Facebook Employees Experience Slower Internet Speeds In Poor Countries Via 2G Tuesdays

Posted: Oct 28 2015, 8:22am CDT | by , Updated: Oct 28 2015, 9:34pm CDT, in News | Technology News


2G connection
Photo credit: Facebook

You probably surf the internet using a 3G connection or even 4G connection if you’re in the United States or some few other developed countries, but imagine the idea of surfing the internet or using Facebook on a 2G internet speed.

The connection would sure be dumb slow and take forever to open a single web page, and with a website like Facebook which is constantly updated with photos and videos, the experience might be appalling on a slow 2G internet speed connection.

"I felt like, 'Whoa!'" said engineering director Tom Alison on remembering when he first accessed Facebook using a 2G connection phone. "It definitely tested my patience — it felt like parts of the product were just broken." 

In order to better improve the experiences of users in poor countries where 2G is still in use, Facebook is launching 2G Tuesdays so that its employees can experience what users in developing countries experience – right in Silicon Valley, so as to be able to work out a solution to the problem.

Facebook employees have been able to experience this 2G connection speed in countries like India and Kenya among others, but for those who are not able to jump on the plane for an international travel, they can experience 2G connection every Tuesday in Silicon Valley.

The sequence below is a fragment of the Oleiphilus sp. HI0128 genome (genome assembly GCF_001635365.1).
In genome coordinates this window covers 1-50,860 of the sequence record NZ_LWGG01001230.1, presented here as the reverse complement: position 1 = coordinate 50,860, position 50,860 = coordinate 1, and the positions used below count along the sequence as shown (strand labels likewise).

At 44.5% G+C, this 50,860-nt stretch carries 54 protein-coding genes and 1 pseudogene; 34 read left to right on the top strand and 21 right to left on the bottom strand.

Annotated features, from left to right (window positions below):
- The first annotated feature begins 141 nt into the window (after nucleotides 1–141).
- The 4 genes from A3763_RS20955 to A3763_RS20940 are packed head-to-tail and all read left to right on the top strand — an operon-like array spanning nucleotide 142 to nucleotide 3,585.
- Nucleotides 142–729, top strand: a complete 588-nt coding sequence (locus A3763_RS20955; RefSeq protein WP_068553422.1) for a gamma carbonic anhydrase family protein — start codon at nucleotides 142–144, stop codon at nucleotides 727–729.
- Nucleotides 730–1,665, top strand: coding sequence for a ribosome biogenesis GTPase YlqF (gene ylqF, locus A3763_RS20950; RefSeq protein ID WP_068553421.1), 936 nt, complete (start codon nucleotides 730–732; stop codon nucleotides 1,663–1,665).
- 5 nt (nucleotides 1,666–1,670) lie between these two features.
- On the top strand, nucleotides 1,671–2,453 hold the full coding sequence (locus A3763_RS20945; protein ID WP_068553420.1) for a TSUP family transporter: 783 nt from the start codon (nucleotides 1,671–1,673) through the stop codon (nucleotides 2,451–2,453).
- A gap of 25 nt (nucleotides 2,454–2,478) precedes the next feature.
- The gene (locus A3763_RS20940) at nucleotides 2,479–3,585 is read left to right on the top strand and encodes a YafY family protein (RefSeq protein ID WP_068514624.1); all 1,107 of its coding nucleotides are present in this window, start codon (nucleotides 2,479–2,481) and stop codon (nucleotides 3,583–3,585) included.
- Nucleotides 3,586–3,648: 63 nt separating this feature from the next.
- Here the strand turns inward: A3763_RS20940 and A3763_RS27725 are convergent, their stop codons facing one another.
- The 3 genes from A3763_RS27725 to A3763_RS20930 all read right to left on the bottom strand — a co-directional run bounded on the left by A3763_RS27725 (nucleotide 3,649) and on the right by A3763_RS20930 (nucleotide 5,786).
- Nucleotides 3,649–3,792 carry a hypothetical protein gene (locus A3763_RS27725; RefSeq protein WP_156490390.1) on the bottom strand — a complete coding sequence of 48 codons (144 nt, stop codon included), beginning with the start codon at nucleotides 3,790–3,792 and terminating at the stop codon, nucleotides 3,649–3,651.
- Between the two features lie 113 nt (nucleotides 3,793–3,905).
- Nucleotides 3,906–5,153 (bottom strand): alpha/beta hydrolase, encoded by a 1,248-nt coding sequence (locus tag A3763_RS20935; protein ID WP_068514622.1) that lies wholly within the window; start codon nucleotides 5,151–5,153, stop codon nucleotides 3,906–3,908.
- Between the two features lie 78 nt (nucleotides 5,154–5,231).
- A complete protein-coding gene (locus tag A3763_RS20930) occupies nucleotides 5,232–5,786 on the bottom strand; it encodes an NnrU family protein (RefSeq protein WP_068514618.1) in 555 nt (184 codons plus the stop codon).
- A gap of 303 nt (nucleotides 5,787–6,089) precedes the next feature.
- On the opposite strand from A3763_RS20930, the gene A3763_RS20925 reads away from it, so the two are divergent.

The ultimate objective is to enable Facebook engineers rework Facebook’s News Feed and optimize it for super-slow network speeds.

For the Facebook employees in Silicon Valley, they will be asked via a prompt every Tuesday after logging into Facebook if they want to view their News Feed via a slower internet connection for about an hour.

"For that next hour, their experience on Facebook will be very much like the experience that millions of people around the world have on Facebook on a 2G connection," Alison said. "They're going to see the places that we need to improve our product, but they're also going to see the places where we have made a lot of progress."

Facebook had earlier in October made some improvements and updates for users in developing countries, and it also launched its Network Connection Class application which enables users to know their internet connection speed immediately.

"You really experience your own Facebook in a much different way on 2G," Alison noted. "It's really a visceral feeling when you see your own content on this type of connection."

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The Author

<a href="/latest_stories/all/all/52" rel="author">Charles I. Omedo</a>
Charles is covering the latest discoveries in science and health as well as new developments in technology. He is the Chief Editor or Intel-News.




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